BEIJING -- The Latest on the Beijing Winter Olympics:
Natalie Geisenberger is the first three-time Olympic champion in women’s luge.
The German great won the gold medal Tuesday at the Beijing Games, her third consecutive title. Germany’s Anna Berreiter was second and Tatiana Ivanova of the Russian Olympic Committee was third.
Berreiter was a half-second back of Geisenberger. Ivanova was a full second back. In luge, those time gaps are massive.
That speaks to how dominant Geisenberger was. No woman in luge history has more Olympic golds, or world championship golds, or World Cup race victories than Geisenberger.
Italy has won the gold medal in mixed doubles curling, completing a near-perfect Olympics.
The 8-5 win over Norway on Tuesday at the Ice Cube capped a dominant performance for Amos Mosaner and Stefania Constantini. The Italians were undefeated in the round-robin and then advanced to the gold medal match with an 8-1 victory over Sweden.
Kristin Skaslien and Magnus Nedregotten will take a silver medal back to Norway four years after claiming bronze in Pyeongchang. Sweden won the bronze medal by beating Britain 9-3.
Norway's Johannes Hoesflot Klaebo is still the fastest man on the cross-country skiing sprint course, while Sweden's Jonna Sundling nabbed gold in the women's race.
Klaebo defended his Olympic sprint title at the Beijing Games on Tuesday, leading the final for the entire race and punching the air when he crossed the finish line with a time of 2 minutes, 58.06 seconds. Frederico Pellegrino of Italy took silver, .26 seconds behind. Russian skier Alexander Terenteva earned bronze, 1.31 behind.
In the women’s sprint, Sundling went into the final wearing bib No. 1 after qualifying with the fastest time and carried that momentum to the finish line. She won the race in 3:09.68, finishing 2.88 seconds ahead of teammate Maja Dahlqvist. Jessie Diggins of the United States took bronze, 3.16 seconds behind.
Sundling is a first-time Olympian but has two world championship sprint titles, and team sprint titles with Dahlqvist.
Kjeld Nuis of the Netherlands has become the first speedskater since 1994 to successfully defend his Olympic title in the men’s 1,500 meters, edging countryman Thomas Krol at the Beijing Games.
Krol, the reigning world champion, broke the 20-year-old Olympic record in his race Tuesday. Nuis went even faster in the very next pair, crossing the line with a blistering time of 1 minute, 43.21 seconds.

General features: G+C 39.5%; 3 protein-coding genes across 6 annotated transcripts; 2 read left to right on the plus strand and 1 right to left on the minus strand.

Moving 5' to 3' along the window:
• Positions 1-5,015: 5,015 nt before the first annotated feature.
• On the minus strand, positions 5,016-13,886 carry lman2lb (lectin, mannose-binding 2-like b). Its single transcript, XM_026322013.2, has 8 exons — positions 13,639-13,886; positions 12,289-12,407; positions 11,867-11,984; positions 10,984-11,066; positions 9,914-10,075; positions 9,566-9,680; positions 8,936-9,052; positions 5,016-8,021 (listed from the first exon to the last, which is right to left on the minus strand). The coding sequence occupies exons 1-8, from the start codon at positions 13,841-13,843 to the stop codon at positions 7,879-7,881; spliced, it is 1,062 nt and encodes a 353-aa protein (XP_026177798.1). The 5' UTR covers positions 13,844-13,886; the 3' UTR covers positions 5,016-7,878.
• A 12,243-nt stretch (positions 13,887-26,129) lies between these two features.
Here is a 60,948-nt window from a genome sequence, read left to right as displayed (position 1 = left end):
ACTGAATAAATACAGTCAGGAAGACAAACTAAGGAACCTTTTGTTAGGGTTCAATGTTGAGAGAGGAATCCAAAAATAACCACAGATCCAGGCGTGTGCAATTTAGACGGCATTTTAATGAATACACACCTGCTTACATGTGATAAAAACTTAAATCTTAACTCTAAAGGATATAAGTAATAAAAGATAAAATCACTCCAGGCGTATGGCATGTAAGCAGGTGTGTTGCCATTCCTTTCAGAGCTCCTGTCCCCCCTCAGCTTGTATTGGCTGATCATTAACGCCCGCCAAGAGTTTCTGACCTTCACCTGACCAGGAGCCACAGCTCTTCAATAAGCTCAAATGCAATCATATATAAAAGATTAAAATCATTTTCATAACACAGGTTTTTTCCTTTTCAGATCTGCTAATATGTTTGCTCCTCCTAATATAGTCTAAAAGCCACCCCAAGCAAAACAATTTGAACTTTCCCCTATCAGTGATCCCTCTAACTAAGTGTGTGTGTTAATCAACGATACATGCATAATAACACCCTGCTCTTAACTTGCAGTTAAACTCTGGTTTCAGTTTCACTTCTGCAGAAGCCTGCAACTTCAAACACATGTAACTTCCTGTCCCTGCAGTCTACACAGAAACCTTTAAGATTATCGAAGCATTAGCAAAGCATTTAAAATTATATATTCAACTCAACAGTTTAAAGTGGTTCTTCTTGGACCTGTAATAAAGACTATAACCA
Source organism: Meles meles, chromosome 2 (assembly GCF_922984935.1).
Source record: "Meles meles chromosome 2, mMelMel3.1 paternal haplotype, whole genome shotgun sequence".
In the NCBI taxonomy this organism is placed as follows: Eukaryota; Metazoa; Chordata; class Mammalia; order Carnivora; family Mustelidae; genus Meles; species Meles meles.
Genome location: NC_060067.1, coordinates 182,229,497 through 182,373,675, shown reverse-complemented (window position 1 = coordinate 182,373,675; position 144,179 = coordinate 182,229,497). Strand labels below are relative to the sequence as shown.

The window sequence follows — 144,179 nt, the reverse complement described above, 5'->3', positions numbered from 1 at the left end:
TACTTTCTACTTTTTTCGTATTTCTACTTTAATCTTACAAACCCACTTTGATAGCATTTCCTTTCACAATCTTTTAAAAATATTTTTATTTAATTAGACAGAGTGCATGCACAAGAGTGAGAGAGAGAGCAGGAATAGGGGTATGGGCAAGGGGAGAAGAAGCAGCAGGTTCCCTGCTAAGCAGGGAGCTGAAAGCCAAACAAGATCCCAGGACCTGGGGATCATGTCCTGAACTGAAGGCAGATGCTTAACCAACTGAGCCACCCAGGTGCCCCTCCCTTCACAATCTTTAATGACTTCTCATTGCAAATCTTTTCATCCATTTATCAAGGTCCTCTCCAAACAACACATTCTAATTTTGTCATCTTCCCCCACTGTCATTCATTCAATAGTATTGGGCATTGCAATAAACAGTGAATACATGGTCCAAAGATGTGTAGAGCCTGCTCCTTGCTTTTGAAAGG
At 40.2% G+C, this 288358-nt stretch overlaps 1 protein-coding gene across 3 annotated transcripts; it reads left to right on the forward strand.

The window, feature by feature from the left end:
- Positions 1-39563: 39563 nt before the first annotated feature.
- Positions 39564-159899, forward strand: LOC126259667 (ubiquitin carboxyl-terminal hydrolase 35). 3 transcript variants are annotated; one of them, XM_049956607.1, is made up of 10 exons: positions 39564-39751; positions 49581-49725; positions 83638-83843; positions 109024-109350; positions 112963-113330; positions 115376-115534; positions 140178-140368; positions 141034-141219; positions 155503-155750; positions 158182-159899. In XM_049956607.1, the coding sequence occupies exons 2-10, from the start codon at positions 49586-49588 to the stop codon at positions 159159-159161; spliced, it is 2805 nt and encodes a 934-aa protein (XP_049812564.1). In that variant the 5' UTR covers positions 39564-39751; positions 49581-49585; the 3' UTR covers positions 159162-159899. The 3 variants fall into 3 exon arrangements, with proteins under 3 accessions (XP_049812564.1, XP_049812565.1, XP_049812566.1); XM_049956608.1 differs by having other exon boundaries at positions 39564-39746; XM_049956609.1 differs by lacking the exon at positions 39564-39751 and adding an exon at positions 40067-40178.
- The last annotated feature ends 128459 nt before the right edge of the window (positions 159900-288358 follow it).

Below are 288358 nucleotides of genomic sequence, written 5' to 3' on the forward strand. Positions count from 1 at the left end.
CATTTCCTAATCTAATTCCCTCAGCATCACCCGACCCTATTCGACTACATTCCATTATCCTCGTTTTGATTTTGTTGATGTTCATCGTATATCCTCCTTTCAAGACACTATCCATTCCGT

There were still three pairs to go, but no one came close to the Dutch duo. Nuis took his country’s third gold in four events at these Games, while Krol’s runner-up finish of 1:43.55 gave the Netherlands a total of six medals in a competition that is shaping up as another rout for the Big Orange Machine.
The bronze went to South Korea’s Kim Minseok, who was more than a second behind the winner in 1:44.24.
Nuis became the first repeat 1,500 champion since Norway’s Johann Olav Koss won his second straight gold at the 1994 Lillehammer Games. The only other back-to-back champions were Clas Thunberg of Finland in 1924 and 1928, and Yevgeny Grishin of the Soviet Union in 1956-1960.
The Americans again came up short of their first individual Olympic speedskating medal since 2010. World Cup leader Joey Mantia got off to a strong start but couldn’t hold his pace through a race that requires both speed and endurance. He wound up sixth in 1:45.26.
Quentin Fillon Maillet of France has won decisively in the 20-kilometer individual biathlon, adding a gold medal to the silver he won in the mixed relay over the weekend.
Fillon Maillet has dominated the biathlon world lately. He’s had 10 World Cup podium finishes this season. Half of those were wins.
Now he’s also an Olympic champion.
He missed two of 20 targets Tuesday and finished the course in 48 minutes, 47.4 seconds. Anton Smolski of Belarus shot clean, hitting all 20 of his targets but coming in 14.8 seconds behind the Frenchman.
Defending individual Olympic champion Johannes Thingnes Boe of Norway also missed two targets and took the bronze medal.
Andrew Blaser is quickly learning about the perks that come with being an Olympian.
He’s got tons of new free gear.
He’s getting an invitation to the White House.
And his favorite singer took notice of him on social media.
The U.S. skeleton athlete and Olympic rookie already has something to celebrate at the Beijing Games. His favorite singer-songwriter — the actress and Grammy winner Sara Bareilles — gave him a shoutout on Instagram on Tuesday.
Blaser shot his shot on Monday, tagging Bareilles on Instagram and telling her “you are my favorite musician... will you watch me in the Olympics?” And he got his reply a few hours later, when Bareilles told him “I am rooting for you.”
He was beaming all the way through his training runs on Tuesday.
“Greatest thing that ever happened to me,” he said. “I listen to her every day when I’m warming up.”